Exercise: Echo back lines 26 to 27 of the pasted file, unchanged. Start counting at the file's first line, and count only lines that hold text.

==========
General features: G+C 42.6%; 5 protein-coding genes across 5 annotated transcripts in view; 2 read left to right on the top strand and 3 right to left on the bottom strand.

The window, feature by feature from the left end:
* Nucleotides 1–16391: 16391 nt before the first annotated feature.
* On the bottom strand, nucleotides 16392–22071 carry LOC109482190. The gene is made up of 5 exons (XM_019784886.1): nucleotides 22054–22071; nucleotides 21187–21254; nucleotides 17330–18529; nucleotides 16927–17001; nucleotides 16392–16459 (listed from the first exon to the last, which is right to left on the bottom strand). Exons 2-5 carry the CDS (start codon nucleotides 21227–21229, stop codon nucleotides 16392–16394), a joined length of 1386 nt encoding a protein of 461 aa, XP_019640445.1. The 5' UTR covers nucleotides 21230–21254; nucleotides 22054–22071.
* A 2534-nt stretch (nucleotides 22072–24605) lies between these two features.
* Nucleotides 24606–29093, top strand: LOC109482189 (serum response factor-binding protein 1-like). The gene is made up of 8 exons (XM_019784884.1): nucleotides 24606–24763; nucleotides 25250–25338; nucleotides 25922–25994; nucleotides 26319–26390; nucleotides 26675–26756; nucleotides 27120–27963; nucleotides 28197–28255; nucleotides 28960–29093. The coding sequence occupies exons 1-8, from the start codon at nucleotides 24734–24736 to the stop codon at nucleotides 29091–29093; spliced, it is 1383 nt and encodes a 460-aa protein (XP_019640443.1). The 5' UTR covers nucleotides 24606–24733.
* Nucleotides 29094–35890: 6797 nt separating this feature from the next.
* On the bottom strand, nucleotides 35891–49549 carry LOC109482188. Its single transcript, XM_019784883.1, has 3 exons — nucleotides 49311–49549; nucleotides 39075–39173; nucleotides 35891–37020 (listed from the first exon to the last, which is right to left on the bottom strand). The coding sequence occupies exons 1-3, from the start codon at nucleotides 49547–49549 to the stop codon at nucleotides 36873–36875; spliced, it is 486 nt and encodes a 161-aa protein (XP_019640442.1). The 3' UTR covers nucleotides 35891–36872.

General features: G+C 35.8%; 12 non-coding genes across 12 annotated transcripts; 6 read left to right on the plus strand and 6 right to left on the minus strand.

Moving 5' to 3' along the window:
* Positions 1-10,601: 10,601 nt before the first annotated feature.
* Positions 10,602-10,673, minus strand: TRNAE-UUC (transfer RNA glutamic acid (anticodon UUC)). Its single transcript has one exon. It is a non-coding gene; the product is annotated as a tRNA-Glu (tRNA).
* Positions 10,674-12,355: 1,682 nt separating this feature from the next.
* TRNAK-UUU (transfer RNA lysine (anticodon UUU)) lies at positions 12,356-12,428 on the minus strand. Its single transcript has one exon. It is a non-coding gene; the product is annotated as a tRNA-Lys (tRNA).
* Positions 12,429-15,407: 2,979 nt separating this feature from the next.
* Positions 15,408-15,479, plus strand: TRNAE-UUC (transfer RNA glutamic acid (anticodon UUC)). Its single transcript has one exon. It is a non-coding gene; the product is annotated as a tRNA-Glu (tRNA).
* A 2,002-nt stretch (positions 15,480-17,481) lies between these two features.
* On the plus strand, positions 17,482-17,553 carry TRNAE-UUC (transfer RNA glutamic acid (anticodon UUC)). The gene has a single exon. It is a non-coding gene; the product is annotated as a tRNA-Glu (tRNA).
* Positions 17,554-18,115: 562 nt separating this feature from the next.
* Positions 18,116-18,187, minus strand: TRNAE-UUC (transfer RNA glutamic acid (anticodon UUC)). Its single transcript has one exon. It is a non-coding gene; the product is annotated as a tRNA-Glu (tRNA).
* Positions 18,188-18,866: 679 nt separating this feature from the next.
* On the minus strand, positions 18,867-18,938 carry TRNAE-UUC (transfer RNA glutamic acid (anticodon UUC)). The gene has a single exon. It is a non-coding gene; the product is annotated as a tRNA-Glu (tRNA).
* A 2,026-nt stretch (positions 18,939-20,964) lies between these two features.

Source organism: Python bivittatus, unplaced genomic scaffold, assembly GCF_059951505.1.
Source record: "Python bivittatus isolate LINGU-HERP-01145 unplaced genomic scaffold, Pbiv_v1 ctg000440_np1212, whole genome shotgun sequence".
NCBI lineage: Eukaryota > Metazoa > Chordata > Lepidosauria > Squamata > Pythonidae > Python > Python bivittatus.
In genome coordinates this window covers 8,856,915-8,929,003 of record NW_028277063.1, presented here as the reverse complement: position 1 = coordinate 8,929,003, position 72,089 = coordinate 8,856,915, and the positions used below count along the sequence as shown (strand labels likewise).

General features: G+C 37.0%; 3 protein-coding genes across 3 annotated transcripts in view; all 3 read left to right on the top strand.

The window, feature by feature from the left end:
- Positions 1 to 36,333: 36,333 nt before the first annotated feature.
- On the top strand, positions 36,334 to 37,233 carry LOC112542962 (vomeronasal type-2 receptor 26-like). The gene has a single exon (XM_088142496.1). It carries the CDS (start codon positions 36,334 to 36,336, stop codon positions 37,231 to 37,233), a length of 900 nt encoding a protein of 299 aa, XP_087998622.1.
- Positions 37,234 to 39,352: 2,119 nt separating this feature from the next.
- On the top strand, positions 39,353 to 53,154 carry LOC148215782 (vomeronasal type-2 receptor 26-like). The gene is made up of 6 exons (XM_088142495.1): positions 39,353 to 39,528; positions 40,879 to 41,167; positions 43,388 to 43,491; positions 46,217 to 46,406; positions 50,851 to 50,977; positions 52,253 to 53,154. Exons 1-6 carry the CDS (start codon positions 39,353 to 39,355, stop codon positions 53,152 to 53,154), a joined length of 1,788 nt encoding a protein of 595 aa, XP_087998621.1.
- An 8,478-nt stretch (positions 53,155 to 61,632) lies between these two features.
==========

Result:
NCBI lineage: Eukaryota > Metazoa > Chordata > Lepidosauria > Squamata > Pythonidae > Python > Python bivittatus.
In genome coordinates this window covers 8,856,915-8,929,003 of record NW_028277063.1, presented here as the reverse complement: position 1 = coordinate 8,929,003, position 72,089 = coordinate 8,856,915, and the positions used below count along the sequence as shown (strand labels likewise).